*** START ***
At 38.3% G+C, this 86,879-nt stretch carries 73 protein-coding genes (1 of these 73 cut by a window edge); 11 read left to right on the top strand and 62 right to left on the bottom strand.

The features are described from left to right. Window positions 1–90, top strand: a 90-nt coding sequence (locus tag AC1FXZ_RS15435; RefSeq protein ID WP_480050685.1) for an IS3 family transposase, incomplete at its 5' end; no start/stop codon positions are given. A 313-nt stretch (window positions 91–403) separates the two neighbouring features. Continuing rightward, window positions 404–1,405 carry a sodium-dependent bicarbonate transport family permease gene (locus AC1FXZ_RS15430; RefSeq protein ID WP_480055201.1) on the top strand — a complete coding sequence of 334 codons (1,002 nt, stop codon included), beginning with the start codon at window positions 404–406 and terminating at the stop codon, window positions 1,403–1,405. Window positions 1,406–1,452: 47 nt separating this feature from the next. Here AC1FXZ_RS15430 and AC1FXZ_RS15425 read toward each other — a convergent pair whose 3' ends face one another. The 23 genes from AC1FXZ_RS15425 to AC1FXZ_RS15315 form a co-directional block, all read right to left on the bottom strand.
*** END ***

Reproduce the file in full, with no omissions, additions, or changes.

At 38.3% G+C, this 86,879-nt stretch carries 73 protein-coding genes (1 of these 73 cut by a window edge); 11 read left to right on the top strand and 62 right to left on the bottom strand.

The features are described from left to right. Window positions 1–90, top strand: a 90-nt coding sequence (locus tag AC1FXZ_RS15435; RefSeq protein ID WP_480050685.1) for an IS3 family transposase, incomplete at its 5' end; no start/stop codon positions are given. A 313-nt stretch (window positions 91–403) separates the two neighbouring features. Continuing rightward, window positions 404–1,405 carry a sodium-dependent bicarbonate transport family permease gene (locus AC1FXZ_RS15430; RefSeq protein ID WP_480055201.1) on the top strand — a complete coding sequence of 334 codons (1,002 nt, stop codon included), beginning with the start codon at window positions 404–406 and terminating at the stop codon, window positions 1,403–1,405. Window positions 1,406–1,452: 47 nt separating this feature from the next. Here AC1FXZ_RS15430 and AC1FXZ_RS15425 read toward each other — a convergent pair whose 3' ends face one another. The 23 genes from AC1FXZ_RS15425 to AC1FXZ_RS15315 form a co-directional block, all read right to left on the bottom strand.